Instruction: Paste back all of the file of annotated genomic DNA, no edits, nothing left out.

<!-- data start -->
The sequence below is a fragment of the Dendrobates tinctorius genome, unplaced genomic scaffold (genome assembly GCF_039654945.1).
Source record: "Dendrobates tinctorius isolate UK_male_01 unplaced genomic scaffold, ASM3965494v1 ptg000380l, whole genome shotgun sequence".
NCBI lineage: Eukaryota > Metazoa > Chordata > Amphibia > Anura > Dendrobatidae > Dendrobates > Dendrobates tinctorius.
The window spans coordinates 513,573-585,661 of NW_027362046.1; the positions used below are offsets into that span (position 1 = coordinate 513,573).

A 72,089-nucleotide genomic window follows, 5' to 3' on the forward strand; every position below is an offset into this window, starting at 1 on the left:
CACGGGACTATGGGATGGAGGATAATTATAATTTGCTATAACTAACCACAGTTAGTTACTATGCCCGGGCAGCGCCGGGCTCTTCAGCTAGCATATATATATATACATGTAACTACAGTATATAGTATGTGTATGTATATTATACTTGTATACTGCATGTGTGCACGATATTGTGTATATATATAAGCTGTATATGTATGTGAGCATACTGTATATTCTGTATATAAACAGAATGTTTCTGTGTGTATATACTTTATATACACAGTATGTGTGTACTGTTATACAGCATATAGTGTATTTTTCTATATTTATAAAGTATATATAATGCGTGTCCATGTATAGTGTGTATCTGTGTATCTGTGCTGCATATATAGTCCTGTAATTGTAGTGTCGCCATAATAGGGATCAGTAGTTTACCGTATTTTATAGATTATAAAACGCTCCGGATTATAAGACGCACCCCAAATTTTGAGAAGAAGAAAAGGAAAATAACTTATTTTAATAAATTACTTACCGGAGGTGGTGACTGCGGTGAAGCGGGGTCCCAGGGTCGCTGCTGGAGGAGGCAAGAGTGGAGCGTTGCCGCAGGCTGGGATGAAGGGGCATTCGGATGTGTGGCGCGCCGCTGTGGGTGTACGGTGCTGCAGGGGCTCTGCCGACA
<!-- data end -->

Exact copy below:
The sequence below is a fragment of the Dendrobates tinctorius genome, unplaced genomic scaffold (genome assembly GCF_039654945.1).
Source record: "Dendrobates tinctorius isolate UK_male_01 unplaced genomic scaffold, ASM3965494v1 ptg000380l, whole genome shotgun sequence".
NCBI lineage: Eukaryota > Metazoa > Chordata > Amphibia > Anura > Dendrobatidae > Dendrobates > Dendrobates tinctorius.
The window spans coordinates 513,573-585,661 of NW_027362046.1; the positions used below are offsets into that span (position 1 = coordinate 513,573).

A 72,089-nucleotide genomic window follows, 5' to 3' on the forward strand; every position below is an offset into this window, starting at 1 on the left:
CACGGGACTATGGGATGGAGGATAATTATAATTTGCTATAACTAACCACAGTTAGTTACTATGCCCGGGCAGCGCCGGGCTCTTCAGCTAGCATATATATATATACATGTAACTACAGTATATAGTATGTGTATGTATATTATACTTGTATACTGCATGTGTGCACGATATTGTGTATATATATAAGCTGTATATGTATGTGAGCATACTGTATATTCTGTATATAAACAGAATGTTTCTGTGTGTATATACTTTATATACACAGTATGTGTGTACTGTTATACAGCATATAGTGTATTTTTCTATATTTATAAAGTATATATAATGCGTGTCCATGTATAGTGTGTATCTGTGTATCTGTGCTGCATATATAGTCCTGTAATTGTAGTGTCGCCATAATAGGGATCAGTAGTTTACCGTATTTTATAGATTATAAAACGCTCCGGATTATAAGACGCACCCCAAATTTTGAGAAGAAGAAAAGGAAAATAACTTATTTTAATAAATTACTTACCGGAGGTGGTGACTGCGGTGAAGCGGGGTCCCAGGGTCGCTGCTGGAGGAGGCAAGAGTGGAGCGTTGCCGCAGGCTGGGATGAAGGGGCATTCGGATGTGTGGCGCGCCGCTGTGGGTGTACGGTGCTGCAGGGGCTCTGCCGACA